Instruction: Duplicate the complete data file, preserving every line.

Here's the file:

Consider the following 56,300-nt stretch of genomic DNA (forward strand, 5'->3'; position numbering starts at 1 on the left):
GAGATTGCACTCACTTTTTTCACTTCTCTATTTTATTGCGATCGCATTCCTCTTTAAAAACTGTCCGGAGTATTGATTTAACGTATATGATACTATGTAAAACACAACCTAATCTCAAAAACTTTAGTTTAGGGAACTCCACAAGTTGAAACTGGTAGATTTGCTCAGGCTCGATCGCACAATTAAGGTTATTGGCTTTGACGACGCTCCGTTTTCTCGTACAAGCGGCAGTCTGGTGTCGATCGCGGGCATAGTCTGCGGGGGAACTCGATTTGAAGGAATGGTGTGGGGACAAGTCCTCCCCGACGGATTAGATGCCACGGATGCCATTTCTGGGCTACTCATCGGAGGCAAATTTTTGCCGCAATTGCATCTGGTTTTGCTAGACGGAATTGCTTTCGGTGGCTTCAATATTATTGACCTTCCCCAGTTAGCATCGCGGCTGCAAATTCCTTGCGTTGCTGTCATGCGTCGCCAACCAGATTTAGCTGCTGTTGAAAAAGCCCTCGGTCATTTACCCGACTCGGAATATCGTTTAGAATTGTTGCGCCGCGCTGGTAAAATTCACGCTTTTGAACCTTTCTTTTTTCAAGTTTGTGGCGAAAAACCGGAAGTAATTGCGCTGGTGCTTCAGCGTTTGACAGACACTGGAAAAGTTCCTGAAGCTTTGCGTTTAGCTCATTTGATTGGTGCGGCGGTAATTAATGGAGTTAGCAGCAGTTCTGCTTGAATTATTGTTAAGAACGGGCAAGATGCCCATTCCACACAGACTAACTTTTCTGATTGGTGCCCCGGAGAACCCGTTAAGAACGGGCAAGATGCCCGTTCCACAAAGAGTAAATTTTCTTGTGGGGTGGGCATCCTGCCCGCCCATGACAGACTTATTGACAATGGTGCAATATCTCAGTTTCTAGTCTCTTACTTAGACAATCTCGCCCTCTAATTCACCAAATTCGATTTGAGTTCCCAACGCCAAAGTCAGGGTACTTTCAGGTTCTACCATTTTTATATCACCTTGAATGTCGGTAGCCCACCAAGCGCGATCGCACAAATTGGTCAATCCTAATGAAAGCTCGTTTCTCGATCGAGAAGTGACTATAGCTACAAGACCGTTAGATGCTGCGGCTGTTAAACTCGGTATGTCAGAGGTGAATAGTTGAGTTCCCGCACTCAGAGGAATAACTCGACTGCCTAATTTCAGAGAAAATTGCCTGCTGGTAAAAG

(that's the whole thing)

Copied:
Consider the following 56,300-nt stretch of genomic DNA (forward strand, 5'->3'; position numbering starts at 1 on the left):
GAGATTGCACTCACTTTTTTCACTTCTCTATTTTATTGCGATCGCATTCCTCTTTAAAAACTGTCCGGAGTATTGATTTAACGTATATGATACTATGTAAAACACAACCTAATCTCAAAAACTTTAGTTTAGGGAACTCCACAAGTTGAAACTGGTAGATTTGCTCAGGCTCGATCGCACAATTAAGGTTATTGGCTTTGACGACGCTCCGTTTTCTCGTACAAGCGGCAGTCTGGTGTCGATCGCGGGCATAGTCTGCGGGGGAACTCGATTTGAAGGAATGGTGTGGGGACAAGTCCTCCCCGACGGATTAGATGCCACGGATGCCATTTCTGGGCTACTCATCGGAGGCAAATTTTTGCCGCAATTGCATCTGGTTTTGCTAGACGGAATTGCTTTCGGTGGCTTCAATATTATTGACCTTCCCCAGTTAGCATCGCGGCTGCAAATTCCTTGCGTTGCTGTCATGCGTCGCCAACCAGATTTAGCTGCTGTTGAAAAAGCCCTCGGTCATTTACCCGACTCGGAATATCGTTTAGAATTGTTGCGCCGCGCTGGTAAAATTCACGCTTTTGAACCTTTCTTTTTTCAAGTTTGTGGCGAAAAACCGGAAGTAATTGCGCTGGTGCTTCAGCGTTTGACAGACACTGGAAAAGTTCCTGAAGCTTTGCGTTTAGCTCATTTGATTGGTGCGGCGGTAATTAATGGAGTTAGCAGCAGTTCTGCTTGAATTATTGTTAAGAACGGGCAAGATGCCCATTCCACACAGACTAACTTTTCTGATTGGTGCCCCGGAGAACCCGTTAAGAACGGGCAAGATGCCCGTTCCACAAAGAGTAAATTTTCTTGTGGGGTGGGCATCCTGCCCGCCCATGACAGACTTATTGACAATGGTGCAATATCTCAGTTTCTAGTCTCTTACTTAGACAATCTCGCCCTCTAATTCACCAAATTCGATTTGAGTTCCCAACGCCAAAGTCAGGGTACTTTCAGGTTCTACCATTTTTATATCACCTTGAATGTCGGTAGCCCACCAAGCGCGATCGCACAAATTGGTCAATCCTAATGAAAGCTCGTTTCTCGATCGAGAAGTGACTATAGCTACAAGACCGTTAGATGCTGCGGCTGTTAAACTCGGTATGTCAGAGGTGAATAGTTGAGTTCCCGCACTCAGAGGAATAACTCGACTGCCTAATTTCAGAGAAAATTGCCTGCTGGTAAAAG